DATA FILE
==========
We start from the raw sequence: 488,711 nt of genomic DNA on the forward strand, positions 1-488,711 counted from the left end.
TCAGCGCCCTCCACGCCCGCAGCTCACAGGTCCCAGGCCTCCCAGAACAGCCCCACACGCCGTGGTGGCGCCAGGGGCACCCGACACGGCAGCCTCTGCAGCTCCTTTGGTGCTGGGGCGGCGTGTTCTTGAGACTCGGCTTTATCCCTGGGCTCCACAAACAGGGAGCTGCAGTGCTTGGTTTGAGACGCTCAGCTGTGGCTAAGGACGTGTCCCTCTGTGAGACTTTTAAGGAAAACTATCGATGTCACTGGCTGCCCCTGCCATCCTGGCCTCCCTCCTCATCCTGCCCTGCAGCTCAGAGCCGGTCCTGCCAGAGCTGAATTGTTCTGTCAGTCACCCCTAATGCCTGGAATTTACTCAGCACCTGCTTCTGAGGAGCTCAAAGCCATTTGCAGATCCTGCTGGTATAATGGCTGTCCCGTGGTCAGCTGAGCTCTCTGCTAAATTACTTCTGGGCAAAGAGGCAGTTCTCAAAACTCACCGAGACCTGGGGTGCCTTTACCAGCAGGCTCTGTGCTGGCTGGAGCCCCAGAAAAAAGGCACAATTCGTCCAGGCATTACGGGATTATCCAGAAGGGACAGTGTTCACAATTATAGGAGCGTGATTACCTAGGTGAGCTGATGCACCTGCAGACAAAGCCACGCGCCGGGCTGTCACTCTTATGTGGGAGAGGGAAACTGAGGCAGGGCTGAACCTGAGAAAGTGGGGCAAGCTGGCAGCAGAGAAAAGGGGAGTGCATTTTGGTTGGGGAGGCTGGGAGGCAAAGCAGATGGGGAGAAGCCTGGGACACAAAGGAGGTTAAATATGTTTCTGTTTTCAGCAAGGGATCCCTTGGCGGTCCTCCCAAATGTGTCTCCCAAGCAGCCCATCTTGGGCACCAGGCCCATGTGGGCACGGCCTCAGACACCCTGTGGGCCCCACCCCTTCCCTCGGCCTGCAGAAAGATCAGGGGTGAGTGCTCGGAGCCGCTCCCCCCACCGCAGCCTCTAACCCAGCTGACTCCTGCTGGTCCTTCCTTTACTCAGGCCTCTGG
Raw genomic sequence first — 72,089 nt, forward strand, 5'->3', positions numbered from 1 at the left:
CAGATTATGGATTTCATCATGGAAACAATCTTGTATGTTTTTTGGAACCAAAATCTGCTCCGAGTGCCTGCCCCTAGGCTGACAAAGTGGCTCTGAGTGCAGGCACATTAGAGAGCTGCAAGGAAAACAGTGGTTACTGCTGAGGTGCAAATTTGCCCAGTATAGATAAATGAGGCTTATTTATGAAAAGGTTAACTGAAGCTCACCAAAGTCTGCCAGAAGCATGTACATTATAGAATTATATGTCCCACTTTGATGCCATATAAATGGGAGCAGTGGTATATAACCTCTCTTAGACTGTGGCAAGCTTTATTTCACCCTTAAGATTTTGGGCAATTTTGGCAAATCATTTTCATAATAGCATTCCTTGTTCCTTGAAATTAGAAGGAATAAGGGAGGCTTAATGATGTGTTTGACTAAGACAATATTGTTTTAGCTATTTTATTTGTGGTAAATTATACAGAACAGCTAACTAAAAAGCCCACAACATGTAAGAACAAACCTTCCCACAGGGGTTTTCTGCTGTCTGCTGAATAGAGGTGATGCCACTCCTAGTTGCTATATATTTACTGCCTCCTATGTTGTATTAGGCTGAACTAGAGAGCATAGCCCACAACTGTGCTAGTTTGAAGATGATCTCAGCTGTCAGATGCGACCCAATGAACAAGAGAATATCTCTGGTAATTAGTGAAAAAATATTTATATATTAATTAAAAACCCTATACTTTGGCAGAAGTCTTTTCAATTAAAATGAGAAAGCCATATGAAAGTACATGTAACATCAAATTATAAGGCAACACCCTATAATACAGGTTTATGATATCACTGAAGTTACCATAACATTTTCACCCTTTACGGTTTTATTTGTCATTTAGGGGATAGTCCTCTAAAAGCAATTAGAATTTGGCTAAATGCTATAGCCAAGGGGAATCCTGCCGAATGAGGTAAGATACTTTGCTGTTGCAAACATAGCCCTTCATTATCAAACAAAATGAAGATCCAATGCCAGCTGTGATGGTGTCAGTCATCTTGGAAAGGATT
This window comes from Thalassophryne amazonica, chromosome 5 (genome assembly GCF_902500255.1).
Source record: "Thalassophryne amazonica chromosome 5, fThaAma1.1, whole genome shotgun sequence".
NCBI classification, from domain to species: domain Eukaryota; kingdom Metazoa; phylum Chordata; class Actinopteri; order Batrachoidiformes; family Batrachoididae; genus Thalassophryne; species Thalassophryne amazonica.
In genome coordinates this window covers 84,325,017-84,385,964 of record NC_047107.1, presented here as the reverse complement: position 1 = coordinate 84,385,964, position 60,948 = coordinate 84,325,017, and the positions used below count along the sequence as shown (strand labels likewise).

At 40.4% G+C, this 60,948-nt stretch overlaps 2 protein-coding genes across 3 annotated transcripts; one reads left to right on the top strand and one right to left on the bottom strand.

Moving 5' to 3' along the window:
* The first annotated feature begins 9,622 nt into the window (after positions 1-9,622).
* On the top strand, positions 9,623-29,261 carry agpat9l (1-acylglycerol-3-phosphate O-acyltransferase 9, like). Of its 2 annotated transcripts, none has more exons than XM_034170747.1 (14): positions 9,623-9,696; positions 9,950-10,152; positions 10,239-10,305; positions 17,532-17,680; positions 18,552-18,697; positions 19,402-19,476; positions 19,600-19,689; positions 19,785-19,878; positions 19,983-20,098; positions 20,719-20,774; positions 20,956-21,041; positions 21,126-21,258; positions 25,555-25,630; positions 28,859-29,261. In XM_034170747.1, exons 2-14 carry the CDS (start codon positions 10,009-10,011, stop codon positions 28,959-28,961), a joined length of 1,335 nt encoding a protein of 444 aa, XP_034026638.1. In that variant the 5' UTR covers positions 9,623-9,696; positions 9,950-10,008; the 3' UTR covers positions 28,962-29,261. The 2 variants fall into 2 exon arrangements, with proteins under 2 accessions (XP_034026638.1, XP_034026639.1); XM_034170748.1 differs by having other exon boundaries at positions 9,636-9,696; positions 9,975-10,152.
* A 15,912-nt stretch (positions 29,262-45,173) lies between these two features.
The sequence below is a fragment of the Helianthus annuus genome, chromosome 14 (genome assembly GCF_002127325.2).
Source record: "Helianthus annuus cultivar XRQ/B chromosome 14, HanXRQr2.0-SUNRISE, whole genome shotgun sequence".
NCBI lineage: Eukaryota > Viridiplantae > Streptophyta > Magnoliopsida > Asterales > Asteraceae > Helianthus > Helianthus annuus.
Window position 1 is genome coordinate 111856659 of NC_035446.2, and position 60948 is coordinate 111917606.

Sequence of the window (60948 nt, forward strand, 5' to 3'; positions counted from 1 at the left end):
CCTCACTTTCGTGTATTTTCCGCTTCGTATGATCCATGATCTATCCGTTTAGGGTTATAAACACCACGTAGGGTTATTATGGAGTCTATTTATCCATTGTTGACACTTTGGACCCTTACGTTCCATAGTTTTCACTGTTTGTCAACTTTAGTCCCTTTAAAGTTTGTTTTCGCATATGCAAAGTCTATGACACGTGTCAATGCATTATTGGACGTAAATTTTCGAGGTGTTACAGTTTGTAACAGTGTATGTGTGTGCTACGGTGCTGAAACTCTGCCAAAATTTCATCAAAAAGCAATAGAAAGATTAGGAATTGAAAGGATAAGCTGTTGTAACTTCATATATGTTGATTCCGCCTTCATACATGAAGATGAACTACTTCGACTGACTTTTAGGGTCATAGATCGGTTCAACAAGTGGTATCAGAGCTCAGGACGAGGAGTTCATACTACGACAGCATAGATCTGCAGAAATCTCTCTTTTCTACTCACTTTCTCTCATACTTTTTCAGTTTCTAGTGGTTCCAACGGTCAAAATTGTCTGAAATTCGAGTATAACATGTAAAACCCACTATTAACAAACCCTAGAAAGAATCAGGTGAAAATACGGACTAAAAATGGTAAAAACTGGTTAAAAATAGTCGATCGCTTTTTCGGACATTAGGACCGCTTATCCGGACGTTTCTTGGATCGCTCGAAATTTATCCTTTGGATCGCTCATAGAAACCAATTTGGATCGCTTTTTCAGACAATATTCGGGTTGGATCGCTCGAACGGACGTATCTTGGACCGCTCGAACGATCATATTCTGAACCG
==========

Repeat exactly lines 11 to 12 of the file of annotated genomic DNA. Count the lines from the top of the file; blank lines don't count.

* The first annotated feature begins 9,622 nt into the window (after positions 1-9,622).
* On the top strand, positions 9,623-29,261 carry agpat9l (1-acylglycerol-3-phosphate O-acyltransferase 9, like). Of its 2 annotated transcripts, none has more exons than XM_034170747.1 (14): positions 9,623-9,696; positions 9,950-10,152; positions 10,239-10,305; positions 17,532-17,680; positions 18,552-18,697; positions 19,402-19,476; positions 19,600-19,689; positions 19,785-19,878; positions 19,983-20,098; positions 20,719-20,774; positions 20,956-21,041; positions 21,126-21,258; positions 25,555-25,630; positions 28,859-29,261. In XM_034170747.1, exons 2-14 carry the CDS (start codon positions 10,009-10,011, stop codon positions 28,959-28,961), a joined length of 1,335 nt encoding a protein of 444 aa, XP_034026638.1. In that variant the 5' UTR covers positions 9,623-9,696; positions 9,950-10,008; the 3' UTR covers positions 28,962-29,261. The 2 variants fall into 2 exon arrangements, with proteins under 2 accessions (XP_034026638.1, XP_034026639.1); XM_034170748.1 differs by having other exon boundaries at positions 9,636-9,696; positions 9,975-10,152.